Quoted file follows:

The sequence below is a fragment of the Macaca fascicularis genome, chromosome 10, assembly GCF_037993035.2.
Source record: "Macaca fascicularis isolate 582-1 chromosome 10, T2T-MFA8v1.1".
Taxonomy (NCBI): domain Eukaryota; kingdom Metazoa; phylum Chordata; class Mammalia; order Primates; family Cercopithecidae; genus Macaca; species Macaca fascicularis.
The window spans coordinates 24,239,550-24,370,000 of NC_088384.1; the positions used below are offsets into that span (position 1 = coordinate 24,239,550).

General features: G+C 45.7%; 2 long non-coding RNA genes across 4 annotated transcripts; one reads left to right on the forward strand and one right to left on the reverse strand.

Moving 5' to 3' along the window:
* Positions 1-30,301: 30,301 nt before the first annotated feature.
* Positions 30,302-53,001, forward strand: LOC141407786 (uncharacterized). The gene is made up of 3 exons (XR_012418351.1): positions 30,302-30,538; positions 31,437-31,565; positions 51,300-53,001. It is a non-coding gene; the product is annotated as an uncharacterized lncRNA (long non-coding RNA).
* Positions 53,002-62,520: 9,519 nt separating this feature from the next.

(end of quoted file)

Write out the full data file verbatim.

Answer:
The sequence below is a fragment of the Macaca fascicularis genome, chromosome 10, assembly GCF_037993035.2.
Source record: "Macaca fascicularis isolate 582-1 chromosome 10, T2T-MFA8v1.1".
Taxonomy (NCBI): domain Eukaryota; kingdom Metazoa; phylum Chordata; class Mammalia; order Primates; family Cercopithecidae; genus Macaca; species Macaca fascicularis.
The window spans coordinates 24,239,550-24,370,000 of NC_088384.1; the positions used below are offsets into that span (position 1 = coordinate 24,239,550).

General features: G+C 45.7%; 2 long non-coding RNA genes across 4 annotated transcripts; one reads left to right on the forward strand and one right to left on the reverse strand.

Moving 5' to 3' along the window:
* Positions 1-30,301: 30,301 nt before the first annotated feature.
* Positions 30,302-53,001, forward strand: LOC141407786 (uncharacterized). The gene is made up of 3 exons (XR_012418351.1): positions 30,302-30,538; positions 31,437-31,565; positions 51,300-53,001. It is a non-coding gene; the product is annotated as an uncharacterized lncRNA (long non-coding RNA).
* Positions 53,002-62,520: 9,519 nt separating this feature from the next.